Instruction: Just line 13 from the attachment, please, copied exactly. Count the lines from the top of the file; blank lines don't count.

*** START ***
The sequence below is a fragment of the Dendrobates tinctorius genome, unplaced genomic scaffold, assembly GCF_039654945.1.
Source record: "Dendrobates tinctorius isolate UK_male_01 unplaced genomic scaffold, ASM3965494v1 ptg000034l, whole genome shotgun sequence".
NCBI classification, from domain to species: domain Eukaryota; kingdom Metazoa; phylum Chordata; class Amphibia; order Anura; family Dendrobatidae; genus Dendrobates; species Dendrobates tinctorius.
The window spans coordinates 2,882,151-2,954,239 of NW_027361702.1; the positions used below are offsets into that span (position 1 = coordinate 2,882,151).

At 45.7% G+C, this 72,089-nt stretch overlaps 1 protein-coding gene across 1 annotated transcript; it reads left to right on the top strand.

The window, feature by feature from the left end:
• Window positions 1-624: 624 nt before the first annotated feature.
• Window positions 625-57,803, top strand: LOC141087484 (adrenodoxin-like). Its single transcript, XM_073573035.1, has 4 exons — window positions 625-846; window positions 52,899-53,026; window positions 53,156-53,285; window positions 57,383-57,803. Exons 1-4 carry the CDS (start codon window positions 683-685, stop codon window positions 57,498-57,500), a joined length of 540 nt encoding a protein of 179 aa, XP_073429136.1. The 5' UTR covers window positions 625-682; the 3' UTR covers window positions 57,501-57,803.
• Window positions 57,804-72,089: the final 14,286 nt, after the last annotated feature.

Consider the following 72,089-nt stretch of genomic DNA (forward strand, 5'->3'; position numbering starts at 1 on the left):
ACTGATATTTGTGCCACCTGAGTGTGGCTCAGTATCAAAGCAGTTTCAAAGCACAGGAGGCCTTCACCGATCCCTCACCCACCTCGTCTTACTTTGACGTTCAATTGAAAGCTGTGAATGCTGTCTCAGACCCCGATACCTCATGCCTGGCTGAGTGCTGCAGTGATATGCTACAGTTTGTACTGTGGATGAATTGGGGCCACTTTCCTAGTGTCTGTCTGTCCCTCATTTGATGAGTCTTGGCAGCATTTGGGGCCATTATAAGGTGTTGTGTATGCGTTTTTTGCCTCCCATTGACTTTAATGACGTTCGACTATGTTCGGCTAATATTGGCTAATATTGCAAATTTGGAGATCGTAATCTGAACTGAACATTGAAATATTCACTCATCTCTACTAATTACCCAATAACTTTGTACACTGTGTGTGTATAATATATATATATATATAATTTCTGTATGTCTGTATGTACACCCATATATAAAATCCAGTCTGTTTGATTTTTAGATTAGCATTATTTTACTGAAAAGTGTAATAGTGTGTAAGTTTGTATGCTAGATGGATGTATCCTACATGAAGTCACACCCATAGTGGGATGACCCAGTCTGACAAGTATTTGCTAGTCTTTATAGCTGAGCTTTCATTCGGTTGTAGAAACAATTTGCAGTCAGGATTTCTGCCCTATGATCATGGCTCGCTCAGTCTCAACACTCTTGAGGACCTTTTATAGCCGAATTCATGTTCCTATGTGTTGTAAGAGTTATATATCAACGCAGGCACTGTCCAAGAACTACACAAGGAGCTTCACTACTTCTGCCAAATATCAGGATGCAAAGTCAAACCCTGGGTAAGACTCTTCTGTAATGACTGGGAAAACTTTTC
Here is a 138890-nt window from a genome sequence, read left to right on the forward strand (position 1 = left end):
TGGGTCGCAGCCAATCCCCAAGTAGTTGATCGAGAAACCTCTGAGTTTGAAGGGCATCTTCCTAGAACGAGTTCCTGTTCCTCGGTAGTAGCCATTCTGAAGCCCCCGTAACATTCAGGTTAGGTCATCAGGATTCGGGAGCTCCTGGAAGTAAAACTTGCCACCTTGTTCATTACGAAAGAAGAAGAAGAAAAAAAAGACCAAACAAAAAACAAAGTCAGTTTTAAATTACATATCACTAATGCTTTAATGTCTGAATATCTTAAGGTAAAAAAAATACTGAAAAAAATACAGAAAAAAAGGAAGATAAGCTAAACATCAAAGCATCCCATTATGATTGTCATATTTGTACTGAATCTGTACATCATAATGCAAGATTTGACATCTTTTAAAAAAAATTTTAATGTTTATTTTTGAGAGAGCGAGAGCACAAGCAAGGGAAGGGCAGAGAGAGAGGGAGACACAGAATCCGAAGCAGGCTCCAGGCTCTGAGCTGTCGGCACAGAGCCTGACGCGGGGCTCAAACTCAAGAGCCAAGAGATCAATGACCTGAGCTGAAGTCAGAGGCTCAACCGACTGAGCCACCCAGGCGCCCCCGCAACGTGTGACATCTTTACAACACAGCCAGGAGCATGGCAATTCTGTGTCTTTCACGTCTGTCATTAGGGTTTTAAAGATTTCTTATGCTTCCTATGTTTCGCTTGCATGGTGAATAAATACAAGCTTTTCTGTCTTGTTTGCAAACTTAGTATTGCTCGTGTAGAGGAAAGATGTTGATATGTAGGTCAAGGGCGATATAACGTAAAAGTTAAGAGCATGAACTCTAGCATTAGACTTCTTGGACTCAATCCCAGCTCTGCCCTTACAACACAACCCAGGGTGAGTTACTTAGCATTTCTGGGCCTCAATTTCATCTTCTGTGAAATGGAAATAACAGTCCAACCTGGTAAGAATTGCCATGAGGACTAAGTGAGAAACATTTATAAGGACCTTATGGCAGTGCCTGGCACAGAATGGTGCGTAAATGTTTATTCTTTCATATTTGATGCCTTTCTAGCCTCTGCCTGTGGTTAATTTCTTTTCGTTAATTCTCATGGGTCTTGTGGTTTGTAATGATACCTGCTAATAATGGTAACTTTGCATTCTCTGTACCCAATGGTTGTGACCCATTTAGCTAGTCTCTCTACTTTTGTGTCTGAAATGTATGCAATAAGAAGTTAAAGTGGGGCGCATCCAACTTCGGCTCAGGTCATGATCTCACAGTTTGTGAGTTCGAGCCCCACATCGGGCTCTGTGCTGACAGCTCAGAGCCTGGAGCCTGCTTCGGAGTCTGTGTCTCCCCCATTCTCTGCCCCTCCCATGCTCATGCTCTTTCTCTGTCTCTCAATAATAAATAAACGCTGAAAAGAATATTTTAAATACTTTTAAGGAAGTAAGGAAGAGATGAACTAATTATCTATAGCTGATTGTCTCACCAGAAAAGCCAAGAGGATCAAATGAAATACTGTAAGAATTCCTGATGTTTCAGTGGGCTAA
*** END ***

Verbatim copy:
TGGGTCGCAGCCAATCCCCAAGTAGTTGATCGAGAAACCTCTGAGTTTGAAGGGCATCTTCCTAGAACGAGTTCCTGTTCCTCGGTAGTAGCCATTCTGAAGCCCCCGTAACATTCAGGTTAGGTCATCAGGATTCGGGAGCTCCTGGAAGTAAAACTTGCCACCTTGTTCATTACGAAAGAAGAAGAAGAAAAAAAAGACCAAACAAAAAACAAAGTCAGTTTTAAATTACATATCACTAATGCTTTAATGTCTGAATATCTTAAGGTAAAAAAAATACTGAAAAAAATACAGAAAAAAAGGAAGATAAGCTAAACATCAAAGCATCCCATTATGATTGTCATATTTGTACTGAATCTGTACATCATAATGCAAGATTTGACATCTTTTAAAAAAAATTTTAATGTTTATTTTTGAGAGAGCGAGAGCACAAGCAAGGGAAGGGCAGAGAGAGAGGGAGACACAGAATCCGAAGCAGGCTCCAGGCTCTGAGCTGTCGGCACAGAGCCTGACGCGGGGCTCAAACTCAAGAGCCAAGAGATCAATGACCTGAGCTGAAGTCAGAGGCTCAACCGACTGAGCCACCCAGGCGCCCCCGCAACGTGTGACATCTTTACAACACAGCCAGGAGCATGGCAATTCTGTGTCTTTCACGTCTGTCATTAGGGTTTTAAAGATTTCTTATGCTTCCTATGTTTCGCTTGCATGGTGAATAAATACAAGCTTTTCTGTCTTGTTTGCAAACTTAGTATTGCTCGTGTAGAGGAAAGATGTTGATATGTAGGTCAAGGGCGATATAACGTAAAAGTTAAGAGCATGAACTCTAGCATTAGACTTCTTGGACTCAATCCCAGCTCTGCCCTTACAACACAACCCAGGGTGAGTTACTTAGCATTTCTGGGCCTCAATTTCATCTTCTGTGAAATGGAAATAACAGTCCAACCTGGTAAGAATTGCCATGAGGACTAAGTGAGAAACATTTATAAGGACCTTATGGCAGTGCCTGGCACAGAATGGTGCGTAAATGTTTATTCTTTCATATTTGATGCCTTTCTAGCCTCTGCCTGTGGTTAATTTCTTTTCGTTAATTCTCATGGGTCTTGTGGTTTGTAATGATACCTGCTAATAATGGTAACTTTGCATTCTCTGTACCCAATGGTTGTGACCCATTTAGCTAGTCTCTCTACTTTTGTGTCTGAAATGTATGCAATAAGAAGTTAAAGTGGGGCGCATCCAACTTCGGCTCAGGTCATGATCTCACAGTTTGTGAGTTCGAGCCCCACATCGGGCTCTGTGCTGACAGCTCAGAGCCTGGAGCCTGCTTCGGAGTCTGTGTCTCCCCCATTCTCTGCCCCTCCCATGCTCATGCTCTTTCTCTGTCTCTCAATAATAAATAAACGCTGAAAAGAATATTTTAAATACTTTTAAGGAAGTAAGGAAGAGATGAACTAATTATCTATAGCTGATTGTCTCACCAGAAAAGCCAAGAGGATCAAATGAAATACTGTAAGAATTCCTGATGTTTCAGTGGGCTAA